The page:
As for the accusation that InventHelp locations offers cookie-cutter invention proposals as a means to snooker inventors with escalating services and fees:
“We don’t pretend the first report is perhaps all encompassing,” Susa says. “The basic information package is really what we think we must present something to some company.
“Most patent attorneys work with a template. After you describe an invention, you’re really discussing the industry it suits. That marketing details are something we’ve purchased from government along with other sources. The details are in regards to the market, not the invention.
“If you needed a child product, whether it is a crib or even a bib, you’d check out the baby market,” he adds. “There is a sameness on it.”
So that as for escalating fees, Susa says InventHelp’s fees “are presented to a customer in the first meeting. There’s no escalation. I realize firms that keep requesting money; that’s not our policy whatsoever.”
To be certain, InventHelp has experienced a colorful history, including run-ins using the Usa Patent and Trademark Office as well as the Federal Trade Commission.
In 1994, without admitting guilt with no finding of wrong doing, the organization settled allegations with the FTC, which said Invention Submission Corp., “misrepresented the type, quality and effectiveness of the promotion services it sold to consumers.”
Within the regards to a consent decree, the organization create a $1.2 million account to cover refunds to customers. InventHelp also says it instituted greater oversight of sales reps, spread over some 50 offices across the country.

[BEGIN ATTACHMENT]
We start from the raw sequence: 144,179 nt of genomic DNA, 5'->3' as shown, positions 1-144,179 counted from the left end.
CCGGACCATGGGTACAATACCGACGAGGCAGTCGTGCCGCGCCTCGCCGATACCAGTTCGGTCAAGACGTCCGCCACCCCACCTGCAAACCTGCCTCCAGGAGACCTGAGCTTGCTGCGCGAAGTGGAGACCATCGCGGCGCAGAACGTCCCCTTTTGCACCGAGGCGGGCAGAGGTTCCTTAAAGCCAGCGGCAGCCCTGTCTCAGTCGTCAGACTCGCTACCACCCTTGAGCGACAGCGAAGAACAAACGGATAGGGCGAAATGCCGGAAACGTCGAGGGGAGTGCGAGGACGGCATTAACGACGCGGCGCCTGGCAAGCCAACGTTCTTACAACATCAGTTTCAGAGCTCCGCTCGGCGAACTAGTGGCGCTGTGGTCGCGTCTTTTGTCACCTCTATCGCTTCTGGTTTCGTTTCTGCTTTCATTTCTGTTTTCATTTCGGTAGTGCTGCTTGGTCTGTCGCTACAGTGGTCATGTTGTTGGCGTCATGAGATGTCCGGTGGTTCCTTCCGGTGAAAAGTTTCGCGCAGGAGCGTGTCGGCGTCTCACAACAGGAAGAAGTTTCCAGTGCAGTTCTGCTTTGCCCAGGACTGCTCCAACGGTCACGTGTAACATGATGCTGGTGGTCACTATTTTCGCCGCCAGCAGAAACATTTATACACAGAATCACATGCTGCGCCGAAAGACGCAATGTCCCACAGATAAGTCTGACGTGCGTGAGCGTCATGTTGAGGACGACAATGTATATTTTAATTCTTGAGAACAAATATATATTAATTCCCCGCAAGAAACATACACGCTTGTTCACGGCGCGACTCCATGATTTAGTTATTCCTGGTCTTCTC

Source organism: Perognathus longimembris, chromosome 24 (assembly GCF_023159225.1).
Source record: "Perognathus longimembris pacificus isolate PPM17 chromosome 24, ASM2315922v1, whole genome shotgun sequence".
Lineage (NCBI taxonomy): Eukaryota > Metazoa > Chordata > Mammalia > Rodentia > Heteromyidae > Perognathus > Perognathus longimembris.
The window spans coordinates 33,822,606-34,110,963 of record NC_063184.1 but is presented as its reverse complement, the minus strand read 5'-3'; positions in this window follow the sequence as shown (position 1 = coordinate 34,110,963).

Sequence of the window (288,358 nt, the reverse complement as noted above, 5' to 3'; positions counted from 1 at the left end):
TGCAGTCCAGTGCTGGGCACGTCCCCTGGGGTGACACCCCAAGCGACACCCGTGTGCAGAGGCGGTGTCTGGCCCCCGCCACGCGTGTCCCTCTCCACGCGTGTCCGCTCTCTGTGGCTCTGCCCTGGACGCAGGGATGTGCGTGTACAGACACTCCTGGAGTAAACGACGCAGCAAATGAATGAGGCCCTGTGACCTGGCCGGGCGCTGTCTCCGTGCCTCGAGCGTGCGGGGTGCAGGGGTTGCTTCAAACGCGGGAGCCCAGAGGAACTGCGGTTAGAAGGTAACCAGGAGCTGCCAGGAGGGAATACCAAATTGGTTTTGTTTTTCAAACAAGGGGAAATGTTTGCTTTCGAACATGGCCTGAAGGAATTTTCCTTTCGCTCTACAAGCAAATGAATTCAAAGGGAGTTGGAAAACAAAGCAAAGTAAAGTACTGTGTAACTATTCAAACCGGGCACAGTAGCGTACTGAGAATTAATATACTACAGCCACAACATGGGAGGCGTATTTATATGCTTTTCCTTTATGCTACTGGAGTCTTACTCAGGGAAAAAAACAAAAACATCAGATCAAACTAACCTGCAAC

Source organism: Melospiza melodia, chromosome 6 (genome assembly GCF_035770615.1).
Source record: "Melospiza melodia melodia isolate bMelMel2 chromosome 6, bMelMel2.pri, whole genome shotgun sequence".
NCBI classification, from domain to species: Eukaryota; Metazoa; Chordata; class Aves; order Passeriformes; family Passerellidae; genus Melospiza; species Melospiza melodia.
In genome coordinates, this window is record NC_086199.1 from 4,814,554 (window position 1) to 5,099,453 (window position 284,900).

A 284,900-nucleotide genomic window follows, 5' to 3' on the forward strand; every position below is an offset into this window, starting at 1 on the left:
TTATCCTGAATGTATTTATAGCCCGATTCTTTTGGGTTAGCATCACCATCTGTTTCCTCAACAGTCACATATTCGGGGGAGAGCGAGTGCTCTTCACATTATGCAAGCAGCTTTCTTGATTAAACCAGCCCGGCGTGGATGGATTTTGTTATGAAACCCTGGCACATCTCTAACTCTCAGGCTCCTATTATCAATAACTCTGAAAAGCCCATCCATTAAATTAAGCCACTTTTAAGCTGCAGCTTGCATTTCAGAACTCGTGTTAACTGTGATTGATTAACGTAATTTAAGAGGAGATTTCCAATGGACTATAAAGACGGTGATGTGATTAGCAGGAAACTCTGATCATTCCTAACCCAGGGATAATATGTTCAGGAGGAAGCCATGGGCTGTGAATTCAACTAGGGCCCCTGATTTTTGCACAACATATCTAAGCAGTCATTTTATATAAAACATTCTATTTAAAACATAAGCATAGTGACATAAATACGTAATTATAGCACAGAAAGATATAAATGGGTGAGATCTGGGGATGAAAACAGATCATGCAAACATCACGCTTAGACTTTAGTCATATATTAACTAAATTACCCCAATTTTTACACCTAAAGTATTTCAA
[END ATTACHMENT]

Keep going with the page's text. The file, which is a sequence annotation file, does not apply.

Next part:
“We have embraced the consent decree and have managed to make it part of our corporate policy and culture,” Susa says. “Every new employee signs a document agreeing to go by the consent decree being a condition of employment.”
The collective conduct of certain invention submission companies compelled the United states government to adopt the American Inventors Protection Act of 1999, which requires those invention submission firms to show licensing success rates, among other things.
InventHelp has become the prospective of lawsuits and consumer complaints, most of which are on the USPTO’s Internet site. Other Web sites warn inventors to keep away in the company.
This year InventHelp sued and settled an unfair competition case against Gene Quinn with his fantastic wife Renee for unflattering posts on Quinn’s influential blog IPWatchdog.com. Although specifics of the settlement remain confidential, Quinn did remove some posts by which he characterized InventHelp as a scam.